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Re: Displaced Center of Mass Question
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- Subject: Re: Displaced Center of Mass Question
- From: Seaintonln(--nospam--at)aol.com
- Date: Fri, 30 Jul 1999 12:18:31 EDT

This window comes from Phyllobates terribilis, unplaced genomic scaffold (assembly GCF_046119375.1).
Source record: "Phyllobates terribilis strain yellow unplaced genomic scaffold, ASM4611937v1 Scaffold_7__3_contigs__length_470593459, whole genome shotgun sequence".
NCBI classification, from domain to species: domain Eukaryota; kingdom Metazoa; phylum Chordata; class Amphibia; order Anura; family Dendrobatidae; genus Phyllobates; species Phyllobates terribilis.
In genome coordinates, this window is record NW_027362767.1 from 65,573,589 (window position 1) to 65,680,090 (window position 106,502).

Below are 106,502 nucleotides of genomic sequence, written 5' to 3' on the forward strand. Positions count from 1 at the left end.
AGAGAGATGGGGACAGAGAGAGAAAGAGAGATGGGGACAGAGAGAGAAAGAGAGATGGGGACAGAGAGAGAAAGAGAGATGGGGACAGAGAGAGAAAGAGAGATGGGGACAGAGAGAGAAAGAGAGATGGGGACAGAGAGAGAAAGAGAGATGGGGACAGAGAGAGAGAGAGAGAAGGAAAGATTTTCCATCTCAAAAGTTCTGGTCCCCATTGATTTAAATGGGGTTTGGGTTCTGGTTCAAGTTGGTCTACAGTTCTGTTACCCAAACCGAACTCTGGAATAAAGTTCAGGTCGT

Greg, I think my questions is much simpler than the answer. I believe that there is validity in your response when dealing with a heavier mass such as masonry or concrete walls. My question was to consider the results on lightweight structures by considering the displaced center of mass as it might occur on either sides of the Center of Ridgity rather than the approach taken by Amrhein in the Reinforce Masonry Handbook that simply adds 5% of the diaphragm dimension perpendicular to the direction of force in both the X and Y axis. Although he does suggest that the displaced eccentricity is both added and/or subracted from the eccentricity resulting between the CR and CM his examples in the book use a simplified approach by only adding the additional 5% eccentricity. I can easily see how by considering the eliptical effect of the displaced CM that the loads to the walls farthest from the is point will increase. However, is if enough to make a significant difference or are we trying to be too specific in the design? Thanks Dennis In a message dated 7/29/99 7:46:30 PM Pacific Daylight Time, strusup(--nospam--at)gte.net writes: << The book by Breyer - Design of wood structures addresses "seismic irregularity on pgs.785-794. Re-thinking my statement on the eccentricity defining an axis when the eccentricity is a scalar measure of how much the structure will rotate (I can visualize what I am saying but sometimes I get ahead of myself and put my foot in it wordwise), anyway, to explain what I am saying in a direction away from what is leading to the center of rotation, a very applicable analytical method would be the ellipse of inertia which leads to the ellipse of elasticity with elastic centers and instantaneous center. This method orthogonalizes the oblique axis that I mentioned which, unproven by me, relates the COM, CORig and CORotation (instantaneous center). The method is as powerful as any FE method and is well suited for arches. Greg >>
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